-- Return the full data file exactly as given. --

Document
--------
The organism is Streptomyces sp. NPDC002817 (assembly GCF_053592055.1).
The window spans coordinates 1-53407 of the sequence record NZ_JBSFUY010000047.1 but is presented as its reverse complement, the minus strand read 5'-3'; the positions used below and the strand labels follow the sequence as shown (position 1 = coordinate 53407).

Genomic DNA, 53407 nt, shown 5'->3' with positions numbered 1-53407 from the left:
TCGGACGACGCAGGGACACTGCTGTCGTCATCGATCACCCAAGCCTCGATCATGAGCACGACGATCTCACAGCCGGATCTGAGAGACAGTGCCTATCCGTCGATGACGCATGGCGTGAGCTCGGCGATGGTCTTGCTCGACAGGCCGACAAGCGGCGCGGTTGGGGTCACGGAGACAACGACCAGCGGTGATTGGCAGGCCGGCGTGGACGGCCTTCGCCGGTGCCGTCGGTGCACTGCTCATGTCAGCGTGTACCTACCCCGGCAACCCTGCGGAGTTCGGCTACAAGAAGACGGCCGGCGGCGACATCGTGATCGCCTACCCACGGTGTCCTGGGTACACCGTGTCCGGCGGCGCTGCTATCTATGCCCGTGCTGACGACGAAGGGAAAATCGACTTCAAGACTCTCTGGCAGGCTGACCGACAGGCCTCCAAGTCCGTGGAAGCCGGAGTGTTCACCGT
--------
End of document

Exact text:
The organism is Streptomyces sp. NPDC002817 (assembly GCF_053592055.1).
The window spans coordinates 1-53407 of the sequence record NZ_JBSFUY010000047.1 but is presented as its reverse complement, the minus strand read 5'-3'; the positions used below and the strand labels follow the sequence as shown (position 1 = coordinate 53407).

Genomic DNA, 53407 nt, shown 5'->3' with positions numbered 1-53407 from the left:
TCGGACGACGCAGGGACACTGCTGTCGTCATCGATCACCCAAGCCTCGATCATGAGCACGACGATCTCACAGCCGGATCTGAGAGACAGTGCCTATCCGTCGATGACGCATGGCGTGAGCTCGGCGATGGTCTTGCTCGACAGGCCGACAAGCGGCGCGGTTGGGGTCACGGAGACAACGACCAGCGGTGATTGGCAGGCCGGCGTGGACGGCCTTCGCCGGTGCCGTCGGTGCACTGCTCATGTCAGCGTGTACCTACCCCGGCAACCCTGCGGAGTTCGGCTACAAGAAGACGGCCGGCGGCGACATCGTGATCGCCTACCCACGGTGTCCTGGGTACACCGTGTCCGGCGGCGCTGCTATCTATGCCCGTGCTGACGACGAAGGGAAAATCGACTTCAAGACTCTCTGGCAGGCTGACCGACAGGCCTCCAAGTCCGTGGAAGCCGGAGTGTTCACCGT